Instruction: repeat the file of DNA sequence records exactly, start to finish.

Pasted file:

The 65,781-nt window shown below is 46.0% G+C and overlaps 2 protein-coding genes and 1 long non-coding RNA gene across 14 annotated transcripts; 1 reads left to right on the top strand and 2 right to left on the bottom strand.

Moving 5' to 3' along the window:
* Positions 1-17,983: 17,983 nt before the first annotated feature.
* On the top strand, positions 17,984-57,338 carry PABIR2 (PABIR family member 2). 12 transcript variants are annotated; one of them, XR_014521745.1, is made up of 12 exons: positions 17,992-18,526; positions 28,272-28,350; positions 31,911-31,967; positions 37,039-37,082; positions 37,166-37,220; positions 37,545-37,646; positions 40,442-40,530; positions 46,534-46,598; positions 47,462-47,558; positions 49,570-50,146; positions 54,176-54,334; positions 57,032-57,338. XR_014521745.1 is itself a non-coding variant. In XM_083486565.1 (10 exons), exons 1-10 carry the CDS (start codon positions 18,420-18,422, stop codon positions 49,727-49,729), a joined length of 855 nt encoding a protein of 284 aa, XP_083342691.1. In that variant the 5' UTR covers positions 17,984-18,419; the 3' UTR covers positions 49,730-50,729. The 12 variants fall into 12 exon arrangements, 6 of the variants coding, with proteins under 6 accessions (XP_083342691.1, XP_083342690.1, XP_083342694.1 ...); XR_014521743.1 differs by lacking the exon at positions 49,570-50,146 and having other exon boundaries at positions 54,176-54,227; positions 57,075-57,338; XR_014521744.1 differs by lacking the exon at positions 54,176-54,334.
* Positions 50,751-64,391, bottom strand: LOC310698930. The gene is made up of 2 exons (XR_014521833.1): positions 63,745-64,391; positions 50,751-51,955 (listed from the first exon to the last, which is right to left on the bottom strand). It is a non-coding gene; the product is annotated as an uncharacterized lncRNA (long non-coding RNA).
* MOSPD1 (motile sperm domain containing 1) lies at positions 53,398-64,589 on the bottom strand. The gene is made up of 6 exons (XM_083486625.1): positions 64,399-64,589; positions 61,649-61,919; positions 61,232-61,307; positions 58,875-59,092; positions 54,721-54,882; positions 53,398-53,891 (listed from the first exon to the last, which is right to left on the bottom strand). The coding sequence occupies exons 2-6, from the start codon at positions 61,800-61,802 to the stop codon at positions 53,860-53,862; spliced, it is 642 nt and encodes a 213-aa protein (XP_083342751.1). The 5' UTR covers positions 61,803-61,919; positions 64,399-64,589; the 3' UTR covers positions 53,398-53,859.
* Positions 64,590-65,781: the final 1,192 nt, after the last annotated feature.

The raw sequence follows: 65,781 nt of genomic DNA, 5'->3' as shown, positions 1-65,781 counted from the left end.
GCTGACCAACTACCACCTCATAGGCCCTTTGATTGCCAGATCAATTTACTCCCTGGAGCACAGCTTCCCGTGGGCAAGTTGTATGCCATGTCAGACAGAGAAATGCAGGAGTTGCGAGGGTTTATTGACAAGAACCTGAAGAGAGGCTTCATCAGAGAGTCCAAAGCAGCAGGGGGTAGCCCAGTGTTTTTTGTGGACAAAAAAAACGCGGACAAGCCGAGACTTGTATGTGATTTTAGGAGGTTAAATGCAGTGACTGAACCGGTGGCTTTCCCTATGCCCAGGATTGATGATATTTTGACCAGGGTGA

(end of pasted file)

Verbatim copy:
The 65,781-nt window shown below is 46.0% G+C and overlaps 2 protein-coding genes and 1 long non-coding RNA gene across 14 annotated transcripts; 1 reads left to right on the top strand and 2 right to left on the bottom strand.

Moving 5' to 3' along the window:
* Positions 1-17,983: 17,983 nt before the first annotated feature.
* On the top strand, positions 17,984-57,338 carry PABIR2 (PABIR family member 2). 12 transcript variants are annotated; one of them, XR_014521745.1, is made up of 12 exons: positions 17,992-18,526; positions 28,272-28,350; positions 31,911-31,967; positions 37,039-37,082; positions 37,166-37,220; positions 37,545-37,646; positions 40,442-40,530; positions 46,534-46,598; positions 47,462-47,558; positions 49,570-50,146; positions 54,176-54,334; positions 57,032-57,338. XR_014521745.1 is itself a non-coding variant. In XM_083486565.1 (10 exons), exons 1-10 carry the CDS (start codon positions 18,420-18,422, stop codon positions 49,727-49,729), a joined length of 855 nt encoding a protein of 284 aa, XP_083342691.1. In that variant the 5' UTR covers positions 17,984-18,419; the 3' UTR covers positions 49,730-50,729. The 12 variants fall into 12 exon arrangements, 6 of the variants coding, with proteins under 6 accessions (XP_083342691.1, XP_083342690.1, XP_083342694.1 ...); XR_014521743.1 differs by lacking the exon at positions 49,570-50,146 and having other exon boundaries at positions 54,176-54,227; positions 57,075-57,338; XR_014521744.1 differs by lacking the exon at positions 54,176-54,334.
* Positions 50,751-64,391, bottom strand: LOC310698930. The gene is made up of 2 exons (XR_014521833.1): positions 63,745-64,391; positions 50,751-51,955 (listed from the first exon to the last, which is right to left on the bottom strand). It is a non-coding gene; the product is annotated as an uncharacterized lncRNA (long non-coding RNA).
* MOSPD1 (motile sperm domain containing 1) lies at positions 53,398-64,589 on the bottom strand. The gene is made up of 6 exons (XM_083486625.1): positions 64,399-64,589; positions 61,649-61,919; positions 61,232-61,307; positions 58,875-59,092; positions 54,721-54,882; positions 53,398-53,891 (listed from the first exon to the last, which is right to left on the bottom strand). The coding sequence occupies exons 2-6, from the start codon at positions 61,800-61,802 to the stop codon at positions 53,860-53,862; spliced, it is 642 nt and encodes a 213-aa protein (XP_083342751.1). The 5' UTR covers positions 61,803-61,919; positions 64,399-64,589; the 3' UTR covers positions 53,398-53,859.
* Positions 64,590-65,781: the final 1,192 nt, after the last annotated feature.

The raw sequence follows: 65,781 nt of genomic DNA, 5'->3' as shown, positions 1-65,781 counted from the left end.
GCTGACCAACTACCACCTCATAGGCCCTTTGATTGCCAGATCAATTTACTCCCTGGAGCACAGCTTCCCGTGGGCAAGTTGTATGCCATGTCAGACAGAGAAATGCAGGAGTTGCGAGGGTTTATTGACAAGAACCTGAAGAGAGGCTTCATCAGAGAGTCCAAAGCAGCAGGGGGTAGCCCAGTGTTTTTTGTGGACAAAAAAAACGCGGACAAGCCGAGACTTGTATGTGATTTTAGGAGGTTAAATGCAGTGACTGAACCGGTGGCTTTCCCTATGCCCAGGATTGATGATATTTTGACCAGGGTGA